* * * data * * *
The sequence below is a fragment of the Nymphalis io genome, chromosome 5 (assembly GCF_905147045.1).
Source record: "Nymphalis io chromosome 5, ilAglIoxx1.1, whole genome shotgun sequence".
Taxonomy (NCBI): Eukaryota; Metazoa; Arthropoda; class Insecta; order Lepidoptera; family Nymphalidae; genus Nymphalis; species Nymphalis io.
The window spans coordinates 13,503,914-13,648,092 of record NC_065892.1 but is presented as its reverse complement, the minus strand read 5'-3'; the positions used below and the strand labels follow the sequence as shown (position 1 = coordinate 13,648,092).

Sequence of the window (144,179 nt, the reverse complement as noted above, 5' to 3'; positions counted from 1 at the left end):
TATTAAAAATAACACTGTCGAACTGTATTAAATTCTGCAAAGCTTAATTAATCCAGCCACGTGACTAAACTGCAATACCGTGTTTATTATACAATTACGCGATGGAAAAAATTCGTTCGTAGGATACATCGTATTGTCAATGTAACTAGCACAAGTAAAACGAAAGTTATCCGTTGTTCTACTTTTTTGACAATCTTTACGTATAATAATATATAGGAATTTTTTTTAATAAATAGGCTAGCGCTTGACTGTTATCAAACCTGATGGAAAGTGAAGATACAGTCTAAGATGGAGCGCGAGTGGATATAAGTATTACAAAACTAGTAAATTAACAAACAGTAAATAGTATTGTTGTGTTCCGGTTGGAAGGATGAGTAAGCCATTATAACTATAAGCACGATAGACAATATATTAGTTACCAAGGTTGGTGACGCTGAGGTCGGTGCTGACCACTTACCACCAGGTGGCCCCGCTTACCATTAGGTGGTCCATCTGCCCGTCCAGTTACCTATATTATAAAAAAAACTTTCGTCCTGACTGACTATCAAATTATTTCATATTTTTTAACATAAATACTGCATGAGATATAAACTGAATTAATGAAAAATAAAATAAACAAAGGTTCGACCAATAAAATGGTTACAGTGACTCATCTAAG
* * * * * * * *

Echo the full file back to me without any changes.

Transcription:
The sequence below is a fragment of the Nymphalis io genome, chromosome 5 (assembly GCF_905147045.1).
Source record: "Nymphalis io chromosome 5, ilAglIoxx1.1, whole genome shotgun sequence".
Taxonomy (NCBI): Eukaryota; Metazoa; Arthropoda; class Insecta; order Lepidoptera; family Nymphalidae; genus Nymphalis; species Nymphalis io.
The window spans coordinates 13,503,914-13,648,092 of record NC_065892.1 but is presented as its reverse complement, the minus strand read 5'-3'; the positions used below and the strand labels follow the sequence as shown (position 1 = coordinate 13,648,092).

Sequence of the window (144,179 nt, the reverse complement as noted above, 5' to 3'; positions counted from 1 at the left end):
TATTAAAAATAACACTGTCGAACTGTATTAAATTCTGCAAAGCTTAATTAATCCAGCCACGTGACTAAACTGCAATACCGTGTTTATTATACAATTACGCGATGGAAAAAATTCGTTCGTAGGATACATCGTATTGTCAATGTAACTAGCACAAGTAAAACGAAAGTTATCCGTTGTTCTACTTTTTTGACAATCTTTACGTATAATAATATATAGGAATTTTTTTTAATAAATAGGCTAGCGCTTGACTGTTATCAAACCTGATGGAAAGTGAAGATACAGTCTAAGATGGAGCGCGAGTGGATATAAGTATTACAAAACTAGTAAATTAACAAACAGTAAATAGTATTGTTGTGTTCCGGTTGGAAGGATGAGTAAGCCATTATAACTATAAGCACGATAGACAATATATTAGTTACCAAGGTTGGTGACGCTGAGGTCGGTGCTGACCACTTACCACCAGGTGGCCCCGCTTACCATTAGGTGGTCCATCTGCCCGTCCAGTTACCTATATTATAAAAAAAACTTTCGTCCTGACTGACTATCAAATTATTTCATATTTTTTAACATAAATACTGCATGAGATATAAACTGAATTAATGAAAAATAAAATAAACAAAGGTTCGACCAATAAAATGGTTACAGTGACTCATCTAAG